VOMA Quarterly

with Carolyn McLeod by Beverly Moore

Carolyn McLeod is Coordinator of the Washington County, Minnesota Community Justice Program. She is also a Board member of VOMA.

work from restorative justice principals.

What are the differences between SGC and FGC?

There are quite a few important differences between the SGC and FGC models.  In SGC, trained volunteer mediators facilitate the conference. In FGC, law enforcement officers or school officials facilitate the process.  In SGC, participation is voluntary for victim and offender, and there are no consequences if the offender is unwilling to participate. In the New Zealand FGC model (which is national policy), victims and offenders are required to participate.  In SGC, teams of mediators prepare participants for the Conference by meeting in face-to-face pre-conference interviews. In FGC, preparation is mostly done over the phone.  In SGC, mediators are trained to assist the participants by first explaining the format of the process. Mediators only intervene when necessary to assist the participants through the steps of the process. In FGC, facilitators are trained to use printed scripts to move through the process.  In SGC, if other issues (historical, for  example) emerge during a conference, mediators allow the participants to deal with them during the course of the meeting. In FGC, if other issues emerge during a conference, the facilitators require that the issues be tabled and the conference focuses only on the  offense that caused the complaint. In SGC, cases can range from petty misdemeanors  through felonies, including death and/or dismemberment. In the Australian FGC model,  cases are referred as diversions at the police level or from schools. The New Zealand model receives referrals from any level of the justice system.

What are some of the challenges of managing SGC?

Most of the challenges of managing a SGC program are logistical. Arranging a time and place for a large number of people to get together can be difficult.  Also, coordinating the team of mediators conducting the pre-conference interviews is time consuming, requiring a lot of telephone work in order to get and give feedback from and to all the mediators involved.  Mediators must use a great deal of care that offenders and victims are the  focus during the conference. Many times they are the ones who have the most difficulty articulating their feelings. The support people who might be present seem to have a relatively easy time saying how they feel about what happened, and also seem to find it easier to decide what the offender needs to do to make things right again. This must not  be allowed. 

What would you say to other communities interested in implementing SGC?

I encourage all programs to consider offering SGC when it seems appropriate to a particular case. In Washington

What types of justice programs does your county offer?

The Community Justice Project of Washington County Court Services is based on restorative justice philosophy. The project includes four distinct conferencing options: a Victim Offender Conferencing Program for both adult and juvenile offenders, Small Group Conferencing attending to criminal matters as well as status offenses and Large Group Conferencing designed to respond to the aftermath of criminal activity or to offer intervention early in a situation so it does not become a criminal matter. The fourth component of this project is Community Forums a process to help build - or rebuild - community and to identify and target actions that will ease problems in the community.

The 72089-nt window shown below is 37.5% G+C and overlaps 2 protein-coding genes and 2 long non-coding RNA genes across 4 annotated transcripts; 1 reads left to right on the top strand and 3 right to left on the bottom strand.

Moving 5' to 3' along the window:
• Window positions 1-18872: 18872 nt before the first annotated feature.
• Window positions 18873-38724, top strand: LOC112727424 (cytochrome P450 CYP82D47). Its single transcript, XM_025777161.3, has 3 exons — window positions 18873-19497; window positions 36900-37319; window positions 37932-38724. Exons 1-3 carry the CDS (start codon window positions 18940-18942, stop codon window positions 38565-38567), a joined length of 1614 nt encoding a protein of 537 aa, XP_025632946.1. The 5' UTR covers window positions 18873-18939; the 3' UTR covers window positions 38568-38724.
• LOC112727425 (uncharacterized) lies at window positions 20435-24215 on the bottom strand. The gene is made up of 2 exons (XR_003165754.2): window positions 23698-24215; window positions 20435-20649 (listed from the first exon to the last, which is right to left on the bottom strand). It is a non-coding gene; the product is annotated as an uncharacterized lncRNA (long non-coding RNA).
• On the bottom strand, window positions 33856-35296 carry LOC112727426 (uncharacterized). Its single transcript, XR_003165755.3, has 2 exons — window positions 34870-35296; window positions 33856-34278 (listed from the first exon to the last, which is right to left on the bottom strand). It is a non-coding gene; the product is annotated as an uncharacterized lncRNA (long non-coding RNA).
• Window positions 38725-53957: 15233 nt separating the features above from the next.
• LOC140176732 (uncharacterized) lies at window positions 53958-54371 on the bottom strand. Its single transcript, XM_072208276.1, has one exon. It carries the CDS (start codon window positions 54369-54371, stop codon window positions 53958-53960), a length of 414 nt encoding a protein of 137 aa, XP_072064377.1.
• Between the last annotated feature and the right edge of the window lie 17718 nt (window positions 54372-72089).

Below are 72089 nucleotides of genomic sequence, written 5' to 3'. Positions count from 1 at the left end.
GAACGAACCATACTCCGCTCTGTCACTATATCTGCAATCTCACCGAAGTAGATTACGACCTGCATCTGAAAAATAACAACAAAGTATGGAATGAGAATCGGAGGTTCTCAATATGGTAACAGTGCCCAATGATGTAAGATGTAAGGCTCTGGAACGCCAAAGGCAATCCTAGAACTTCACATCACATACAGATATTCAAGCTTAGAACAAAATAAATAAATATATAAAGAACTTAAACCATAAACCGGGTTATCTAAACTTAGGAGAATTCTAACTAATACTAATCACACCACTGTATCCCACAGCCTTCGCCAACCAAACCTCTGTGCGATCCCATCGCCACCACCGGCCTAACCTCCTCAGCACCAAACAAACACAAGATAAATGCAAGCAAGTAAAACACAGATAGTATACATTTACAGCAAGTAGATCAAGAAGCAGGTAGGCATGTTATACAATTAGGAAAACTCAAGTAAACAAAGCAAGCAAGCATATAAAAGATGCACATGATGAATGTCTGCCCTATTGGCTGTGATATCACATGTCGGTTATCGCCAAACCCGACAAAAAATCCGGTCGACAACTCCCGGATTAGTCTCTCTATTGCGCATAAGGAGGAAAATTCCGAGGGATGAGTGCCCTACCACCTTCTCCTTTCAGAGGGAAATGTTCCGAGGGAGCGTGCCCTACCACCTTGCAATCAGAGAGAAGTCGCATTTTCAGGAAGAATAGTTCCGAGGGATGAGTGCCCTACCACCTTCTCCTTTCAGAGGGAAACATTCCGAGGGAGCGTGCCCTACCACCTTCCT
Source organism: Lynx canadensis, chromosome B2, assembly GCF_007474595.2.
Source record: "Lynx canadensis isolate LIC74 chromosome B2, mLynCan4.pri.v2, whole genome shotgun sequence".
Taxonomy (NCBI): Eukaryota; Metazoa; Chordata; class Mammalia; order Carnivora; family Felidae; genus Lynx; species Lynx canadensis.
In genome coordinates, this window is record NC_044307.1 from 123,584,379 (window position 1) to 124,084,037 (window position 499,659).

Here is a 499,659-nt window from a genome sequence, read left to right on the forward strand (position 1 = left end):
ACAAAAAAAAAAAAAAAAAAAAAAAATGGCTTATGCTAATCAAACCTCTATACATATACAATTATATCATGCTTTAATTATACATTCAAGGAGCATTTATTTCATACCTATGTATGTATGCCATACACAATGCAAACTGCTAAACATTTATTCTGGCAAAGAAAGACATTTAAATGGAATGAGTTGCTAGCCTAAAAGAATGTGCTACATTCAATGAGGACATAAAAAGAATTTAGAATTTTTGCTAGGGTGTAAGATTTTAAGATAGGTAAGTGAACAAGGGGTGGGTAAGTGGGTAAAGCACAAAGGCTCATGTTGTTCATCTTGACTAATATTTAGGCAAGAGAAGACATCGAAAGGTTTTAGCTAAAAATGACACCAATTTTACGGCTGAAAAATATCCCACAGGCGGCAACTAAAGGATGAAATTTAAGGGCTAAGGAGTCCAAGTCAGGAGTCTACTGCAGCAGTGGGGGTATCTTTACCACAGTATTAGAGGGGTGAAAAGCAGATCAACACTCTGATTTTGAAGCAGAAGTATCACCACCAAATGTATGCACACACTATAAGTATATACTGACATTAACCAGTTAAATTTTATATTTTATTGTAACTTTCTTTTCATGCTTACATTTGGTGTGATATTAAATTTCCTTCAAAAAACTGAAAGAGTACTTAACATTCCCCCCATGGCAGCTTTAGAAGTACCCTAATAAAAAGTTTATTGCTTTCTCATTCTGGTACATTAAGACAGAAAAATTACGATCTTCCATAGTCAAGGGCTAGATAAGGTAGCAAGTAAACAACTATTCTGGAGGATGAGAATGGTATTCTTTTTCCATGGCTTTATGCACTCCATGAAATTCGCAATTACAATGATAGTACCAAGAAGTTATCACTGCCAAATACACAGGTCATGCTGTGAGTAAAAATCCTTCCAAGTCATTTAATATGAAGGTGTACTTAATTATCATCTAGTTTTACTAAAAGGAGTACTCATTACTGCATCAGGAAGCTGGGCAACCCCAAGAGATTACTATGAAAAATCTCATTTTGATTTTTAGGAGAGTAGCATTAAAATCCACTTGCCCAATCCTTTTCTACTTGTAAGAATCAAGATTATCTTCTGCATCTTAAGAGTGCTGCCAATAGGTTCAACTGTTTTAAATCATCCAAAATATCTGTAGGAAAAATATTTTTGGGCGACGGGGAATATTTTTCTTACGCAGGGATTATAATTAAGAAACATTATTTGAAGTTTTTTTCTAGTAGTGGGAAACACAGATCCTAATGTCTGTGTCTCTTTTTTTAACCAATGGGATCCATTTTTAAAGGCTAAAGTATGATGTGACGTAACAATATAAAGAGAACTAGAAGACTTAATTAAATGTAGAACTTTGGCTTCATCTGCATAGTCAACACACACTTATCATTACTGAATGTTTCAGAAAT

What is Small Group Conferencing (SGC)?

Small Group Conferencing requires several mediators. Parents, partners, or other support people such as teachers, clergy, coaches, neighbors and others who the victim, offender or their support people identify as important to include do participate. Their participation is less than those directly involved (the offender and victim), but it is important in the process. Having these support people share with the offender how the behavior affected them helps everyone understand that we are all connected and that others care. Participation of support people in the Conference is limited to ensure that the offender and victim have enough time and opportunity to work through their stories and feelings, and to ask questions and get answers.

Are there similarities between Small Group Conferencing (SGC) and the Australian and New Zealand models of Family Group Conferencing (FGC)?

The Small Group Conferencing model used in Washington County is similar to other FGC models in several ways. They all require the mediator/facilitator/coordinator to be  specially trained to conduct the conference. All three models invite victims, offenders, and offender's parents/support people/siblings and any others who have interest and reason to be included as participants to attend the conference. Conference attendance usually ranges from six to thirty participants. Tables are not used in any of the models. Instead participants sit in a circle (or a horseshoe shape with the facilitator at the open end). All three models seek to focus on the event that precipitated the conference and all three attempt to arrange a restitution agreement that covers the victim's losses and is realistic for the offender to complete. In all three models, participants are asked to tell what happened, how they were affected, what they felt and what they need or want or are willing to do to repair the harm done. Finally, all three models seek to